This medal was chosen as the 83rd issue of the prestigious Society of Medalists series in 1971.
The obverse bears four rugged conjoined portraits l. Around, ALBERT EINSTEIN - ERNEST RUTHERFORD - / -NIELS BOHR - OTTO HAHN
The reverse bears two muscular figures, one shackled, the other broken free. Above, UNLEASHING THE ATOM; at lower right, © 1971 (HR monogram)
The four scientists that Reed chose to represent nuclear energy were among the finest physicists dealing with sub-atomic matters: Einstein developed the Theory of General Relativity, one of the two pillars of modern physics; Rutherford is sometimes called the Father of Nuclear Physics because he discovered that most of an atom's mass is located in its nucleus, thereby providing evidence that sub-atomic nuclear structures existed; Bohr introduced the idea that waves and particles were two sides of the same medal (pun intended) and developed quantum theory; Hahn is one of the dicoverers of nuclear fission.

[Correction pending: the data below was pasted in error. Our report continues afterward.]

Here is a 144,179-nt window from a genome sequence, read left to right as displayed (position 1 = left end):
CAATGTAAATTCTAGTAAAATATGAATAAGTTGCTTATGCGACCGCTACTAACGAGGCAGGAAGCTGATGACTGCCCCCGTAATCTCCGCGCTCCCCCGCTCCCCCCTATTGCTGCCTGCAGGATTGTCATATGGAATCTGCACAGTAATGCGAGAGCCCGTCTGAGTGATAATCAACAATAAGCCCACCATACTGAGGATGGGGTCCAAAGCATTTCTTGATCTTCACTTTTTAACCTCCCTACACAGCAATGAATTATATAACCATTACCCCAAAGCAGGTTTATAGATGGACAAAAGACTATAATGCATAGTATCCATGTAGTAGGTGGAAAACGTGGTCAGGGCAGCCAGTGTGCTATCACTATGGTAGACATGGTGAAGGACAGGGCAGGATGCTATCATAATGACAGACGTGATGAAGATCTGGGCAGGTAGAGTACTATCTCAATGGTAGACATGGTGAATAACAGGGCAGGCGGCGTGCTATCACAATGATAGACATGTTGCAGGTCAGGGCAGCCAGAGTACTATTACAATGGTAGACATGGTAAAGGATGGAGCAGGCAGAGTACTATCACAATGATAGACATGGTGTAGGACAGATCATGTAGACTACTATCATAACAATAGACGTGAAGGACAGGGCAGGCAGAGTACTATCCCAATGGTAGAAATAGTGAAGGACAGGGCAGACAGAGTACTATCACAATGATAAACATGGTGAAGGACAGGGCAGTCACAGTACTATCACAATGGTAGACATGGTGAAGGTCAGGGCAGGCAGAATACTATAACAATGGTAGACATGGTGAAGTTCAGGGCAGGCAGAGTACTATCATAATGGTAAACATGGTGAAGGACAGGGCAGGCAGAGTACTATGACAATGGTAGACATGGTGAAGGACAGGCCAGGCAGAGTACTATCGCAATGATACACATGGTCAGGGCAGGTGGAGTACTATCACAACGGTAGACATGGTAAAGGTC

The 1970's were a time when energy crises threatened to shatter Americans' comfortable lives. In 1970 American petroleum production had peaked and a run-up of prices followed. Nuclear energy, a virtually unlimited source of energy that could be created from materials at hand, seemed the solution.
As Hal Reed wrote in his "From the Artist":
"Man has sought sources of energy from the beginning of time in fire, steam, water, oil. Now he has tapped an almost unlimited source of energy, the fundamental source that powers the universe."
Mankind's opinion of nuclear energy became much less optimistic over time as Tchernobyl and Fukushima highlighted practical problems in dealing with a force that powers the universe.
This medal measures 73mm in diameter and was struck by the Medallic Art Company of New York. The reported production quantity of this medal is 1,310 in bronze and 1 in silver.